August 12, 2015 5:24:55 pm
Forest officials in Mizoram have tentatively concluded that the reason behind the mysterious deaths of more than two dozen Himalayan Serows across Mizoram in the past five months may be sarcoptic mange, a skin disease caused by a particular kind of mites.
Ongoing investigations by the Forest Department suggests as many as 28 Himalayan Serows, the state animal and a schedule 1 protected species, have been found dead or too weak to flee from humans who killed them for their meat.
Himalayan Serows are small antelope-like animals classified as “near-threatened” by the International Union for Conservation of Nature, a scientific body.
Officials have been combing three separate regions in the state’s west and north, interviewing villagers who have given different accounts of sightings of Serows with terrible skin infections, as well as a few who confessed to killing these for their meat.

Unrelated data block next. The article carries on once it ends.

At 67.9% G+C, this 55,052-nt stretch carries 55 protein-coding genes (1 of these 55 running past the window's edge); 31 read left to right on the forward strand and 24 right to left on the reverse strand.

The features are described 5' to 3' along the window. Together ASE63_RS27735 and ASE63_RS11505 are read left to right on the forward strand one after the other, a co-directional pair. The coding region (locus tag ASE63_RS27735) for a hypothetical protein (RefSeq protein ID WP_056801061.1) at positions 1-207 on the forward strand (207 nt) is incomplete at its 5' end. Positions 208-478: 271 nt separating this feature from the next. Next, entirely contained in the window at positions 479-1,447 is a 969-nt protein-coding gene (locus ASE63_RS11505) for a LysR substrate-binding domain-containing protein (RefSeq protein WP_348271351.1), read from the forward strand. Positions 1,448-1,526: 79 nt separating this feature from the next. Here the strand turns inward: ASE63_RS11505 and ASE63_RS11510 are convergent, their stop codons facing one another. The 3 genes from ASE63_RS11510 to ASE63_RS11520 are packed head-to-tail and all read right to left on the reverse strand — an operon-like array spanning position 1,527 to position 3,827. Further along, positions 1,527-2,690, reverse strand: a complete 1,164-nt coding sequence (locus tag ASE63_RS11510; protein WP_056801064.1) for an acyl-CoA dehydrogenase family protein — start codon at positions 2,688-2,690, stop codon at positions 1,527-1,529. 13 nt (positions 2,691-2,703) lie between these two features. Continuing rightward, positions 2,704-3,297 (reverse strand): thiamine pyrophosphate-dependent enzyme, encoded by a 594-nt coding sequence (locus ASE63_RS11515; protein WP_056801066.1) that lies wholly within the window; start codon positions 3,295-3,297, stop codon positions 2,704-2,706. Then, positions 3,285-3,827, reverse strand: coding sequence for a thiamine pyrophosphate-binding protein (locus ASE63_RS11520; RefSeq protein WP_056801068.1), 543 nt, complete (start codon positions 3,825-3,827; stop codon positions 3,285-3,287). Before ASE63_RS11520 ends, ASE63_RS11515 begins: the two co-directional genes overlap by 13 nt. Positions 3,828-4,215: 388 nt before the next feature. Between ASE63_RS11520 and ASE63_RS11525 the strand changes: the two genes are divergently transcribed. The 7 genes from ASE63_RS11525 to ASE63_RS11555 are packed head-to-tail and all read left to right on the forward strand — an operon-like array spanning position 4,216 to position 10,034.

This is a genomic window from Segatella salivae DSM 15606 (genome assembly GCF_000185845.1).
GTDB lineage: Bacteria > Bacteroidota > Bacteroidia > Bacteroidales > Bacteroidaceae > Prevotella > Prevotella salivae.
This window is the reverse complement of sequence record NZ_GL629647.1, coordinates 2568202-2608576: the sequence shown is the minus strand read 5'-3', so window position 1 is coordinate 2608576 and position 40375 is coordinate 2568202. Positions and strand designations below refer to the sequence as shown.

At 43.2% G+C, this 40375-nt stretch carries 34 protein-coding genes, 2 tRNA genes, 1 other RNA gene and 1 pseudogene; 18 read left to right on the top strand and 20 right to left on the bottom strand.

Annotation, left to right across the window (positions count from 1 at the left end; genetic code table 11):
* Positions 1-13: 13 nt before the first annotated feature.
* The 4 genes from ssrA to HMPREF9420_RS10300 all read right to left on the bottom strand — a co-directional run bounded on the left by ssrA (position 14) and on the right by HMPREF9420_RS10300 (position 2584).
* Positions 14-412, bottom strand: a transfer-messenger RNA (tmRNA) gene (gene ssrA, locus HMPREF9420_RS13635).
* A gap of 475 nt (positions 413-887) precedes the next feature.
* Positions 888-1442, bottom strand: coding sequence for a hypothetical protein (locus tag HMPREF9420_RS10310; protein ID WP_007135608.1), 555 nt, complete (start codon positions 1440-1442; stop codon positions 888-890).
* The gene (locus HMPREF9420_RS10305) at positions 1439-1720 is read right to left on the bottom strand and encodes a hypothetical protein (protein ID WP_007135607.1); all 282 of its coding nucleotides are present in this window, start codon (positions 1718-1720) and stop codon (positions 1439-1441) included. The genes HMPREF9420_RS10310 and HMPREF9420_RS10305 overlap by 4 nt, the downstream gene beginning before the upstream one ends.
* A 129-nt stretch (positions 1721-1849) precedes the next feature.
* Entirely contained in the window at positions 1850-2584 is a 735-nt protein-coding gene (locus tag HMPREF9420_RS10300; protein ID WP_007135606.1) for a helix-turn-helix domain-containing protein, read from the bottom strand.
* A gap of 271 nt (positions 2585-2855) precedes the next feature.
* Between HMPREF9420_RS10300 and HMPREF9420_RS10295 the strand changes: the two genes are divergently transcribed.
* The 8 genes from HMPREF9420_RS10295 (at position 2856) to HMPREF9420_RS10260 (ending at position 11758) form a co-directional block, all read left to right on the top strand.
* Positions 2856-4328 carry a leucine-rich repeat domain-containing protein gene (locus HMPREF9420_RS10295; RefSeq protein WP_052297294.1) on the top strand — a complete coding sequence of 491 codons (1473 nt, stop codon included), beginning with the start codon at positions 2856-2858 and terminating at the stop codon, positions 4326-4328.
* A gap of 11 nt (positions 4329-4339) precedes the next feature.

“From whatever participatory epidemiological assessment we have been able to conduct so far, we believe the cause of these deaths is sarcoptic mange,” Chief Wildlife Warden Liandawla told The Indian Express.
“The skin disease is usually prevalent in the dry season and exacerbates in the wet season. The current belief is that these Serows have become weak from months of itchy infection that renders them unable to forage as much as they used to,” he explained.
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